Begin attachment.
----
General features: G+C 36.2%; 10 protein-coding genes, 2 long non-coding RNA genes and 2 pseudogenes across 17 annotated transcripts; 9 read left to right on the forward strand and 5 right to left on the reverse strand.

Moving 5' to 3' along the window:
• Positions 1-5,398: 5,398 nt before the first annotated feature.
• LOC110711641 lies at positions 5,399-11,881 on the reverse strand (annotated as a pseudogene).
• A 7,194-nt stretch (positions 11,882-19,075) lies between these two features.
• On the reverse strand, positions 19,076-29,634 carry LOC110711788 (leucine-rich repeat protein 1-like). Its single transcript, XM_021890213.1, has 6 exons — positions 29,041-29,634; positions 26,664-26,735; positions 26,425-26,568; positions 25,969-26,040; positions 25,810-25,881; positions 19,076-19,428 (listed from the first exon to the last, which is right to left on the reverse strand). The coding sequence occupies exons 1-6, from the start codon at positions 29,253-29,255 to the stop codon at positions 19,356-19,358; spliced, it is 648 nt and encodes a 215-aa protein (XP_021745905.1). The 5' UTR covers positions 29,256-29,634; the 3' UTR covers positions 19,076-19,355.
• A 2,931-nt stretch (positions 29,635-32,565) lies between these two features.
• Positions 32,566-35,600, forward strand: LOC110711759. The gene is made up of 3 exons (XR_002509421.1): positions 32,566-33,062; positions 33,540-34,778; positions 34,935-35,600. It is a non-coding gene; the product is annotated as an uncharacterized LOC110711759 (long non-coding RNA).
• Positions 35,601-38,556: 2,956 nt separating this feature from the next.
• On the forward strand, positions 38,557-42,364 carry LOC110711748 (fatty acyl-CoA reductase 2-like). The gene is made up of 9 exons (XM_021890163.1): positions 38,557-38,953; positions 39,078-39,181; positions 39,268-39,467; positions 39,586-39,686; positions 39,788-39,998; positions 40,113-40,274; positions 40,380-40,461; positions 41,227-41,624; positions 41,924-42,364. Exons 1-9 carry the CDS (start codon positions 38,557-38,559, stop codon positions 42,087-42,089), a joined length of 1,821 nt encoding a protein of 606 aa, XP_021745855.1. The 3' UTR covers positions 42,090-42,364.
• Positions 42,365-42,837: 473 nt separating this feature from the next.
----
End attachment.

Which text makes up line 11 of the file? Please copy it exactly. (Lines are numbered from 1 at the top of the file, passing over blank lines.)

• Positions 42,365-42,837: 473 nt separating this feature from the next.